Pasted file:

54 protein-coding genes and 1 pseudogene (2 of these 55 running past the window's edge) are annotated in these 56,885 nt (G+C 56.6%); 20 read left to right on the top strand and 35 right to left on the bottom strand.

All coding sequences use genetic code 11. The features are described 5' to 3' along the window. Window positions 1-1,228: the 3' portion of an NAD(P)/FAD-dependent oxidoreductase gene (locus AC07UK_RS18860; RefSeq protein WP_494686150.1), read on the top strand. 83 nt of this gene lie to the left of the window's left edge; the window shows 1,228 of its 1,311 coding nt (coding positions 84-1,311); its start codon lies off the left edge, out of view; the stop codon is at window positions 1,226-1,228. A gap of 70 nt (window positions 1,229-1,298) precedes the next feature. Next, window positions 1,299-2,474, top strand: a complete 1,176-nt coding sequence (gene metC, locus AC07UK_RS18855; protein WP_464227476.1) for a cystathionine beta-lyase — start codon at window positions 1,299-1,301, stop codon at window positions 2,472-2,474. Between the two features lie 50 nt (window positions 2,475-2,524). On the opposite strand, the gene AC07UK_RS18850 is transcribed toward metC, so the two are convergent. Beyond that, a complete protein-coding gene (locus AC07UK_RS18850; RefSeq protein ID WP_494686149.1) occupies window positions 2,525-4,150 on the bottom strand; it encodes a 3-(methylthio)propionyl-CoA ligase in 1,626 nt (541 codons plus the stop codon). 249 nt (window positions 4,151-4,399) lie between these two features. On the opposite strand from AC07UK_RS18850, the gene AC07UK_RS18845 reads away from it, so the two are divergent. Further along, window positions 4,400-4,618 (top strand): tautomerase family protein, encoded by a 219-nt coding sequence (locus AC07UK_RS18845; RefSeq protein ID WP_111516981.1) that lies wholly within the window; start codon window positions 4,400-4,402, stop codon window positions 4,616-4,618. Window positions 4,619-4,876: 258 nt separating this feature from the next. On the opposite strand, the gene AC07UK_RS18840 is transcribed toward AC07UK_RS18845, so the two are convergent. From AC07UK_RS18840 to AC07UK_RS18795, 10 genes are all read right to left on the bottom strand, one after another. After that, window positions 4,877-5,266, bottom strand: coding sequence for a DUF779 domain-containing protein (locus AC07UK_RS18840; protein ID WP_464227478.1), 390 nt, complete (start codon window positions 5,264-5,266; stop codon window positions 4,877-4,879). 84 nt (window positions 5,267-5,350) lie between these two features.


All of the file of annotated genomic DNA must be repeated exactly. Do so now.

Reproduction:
54 protein-coding genes and 1 pseudogene (2 of these 55 running past the window's edge) are annotated in these 56,885 nt (G+C 56.6%); 20 read left to right on the top strand and 35 right to left on the bottom strand.

All coding sequences use genetic code 11. The features are described 5' to 3' along the window. Window positions 1-1,228: the 3' portion of an NAD(P)/FAD-dependent oxidoreductase gene (locus AC07UK_RS18860; RefSeq protein WP_494686150.1), read on the top strand. 83 nt of this gene lie to the left of the window's left edge; the window shows 1,228 of its 1,311 coding nt (coding positions 84-1,311); its start codon lies off the left edge, out of view; the stop codon is at window positions 1,226-1,228. A gap of 70 nt (window positions 1,229-1,298) precedes the next feature. Next, window positions 1,299-2,474, top strand: a complete 1,176-nt coding sequence (gene metC, locus AC07UK_RS18855; protein WP_464227476.1) for a cystathionine beta-lyase — start codon at window positions 1,299-1,301, stop codon at window positions 2,472-2,474. Between the two features lie 50 nt (window positions 2,475-2,524). On the opposite strand, the gene AC07UK_RS18850 is transcribed toward metC, so the two are convergent. Beyond that, a complete protein-coding gene (locus AC07UK_RS18850; RefSeq protein ID WP_494686149.1) occupies window positions 2,525-4,150 on the bottom strand; it encodes a 3-(methylthio)propionyl-CoA ligase in 1,626 nt (541 codons plus the stop codon). 249 nt (window positions 4,151-4,399) lie between these two features. On the opposite strand from AC07UK_RS18850, the gene AC07UK_RS18845 reads away from it, so the two are divergent. Further along, window positions 4,400-4,618 (top strand): tautomerase family protein, encoded by a 219-nt coding sequence (locus AC07UK_RS18845; RefSeq protein ID WP_111516981.1) that lies wholly within the window; start codon window positions 4,400-4,402, stop codon window positions 4,616-4,618. Window positions 4,619-4,876: 258 nt separating this feature from the next. On the opposite strand, the gene AC07UK_RS18840 is transcribed toward AC07UK_RS18845, so the two are convergent. From AC07UK_RS18840 to AC07UK_RS18795, 10 genes are all read right to left on the bottom strand, one after another. After that, window positions 4,877-5,266, bottom strand: coding sequence for a DUF779 domain-containing protein (locus AC07UK_RS18840; protein ID WP_464227478.1), 390 nt, complete (start codon window positions 5,264-5,266; stop codon window positions 4,877-4,879). 84 nt (window positions 5,267-5,350) lie between these two features.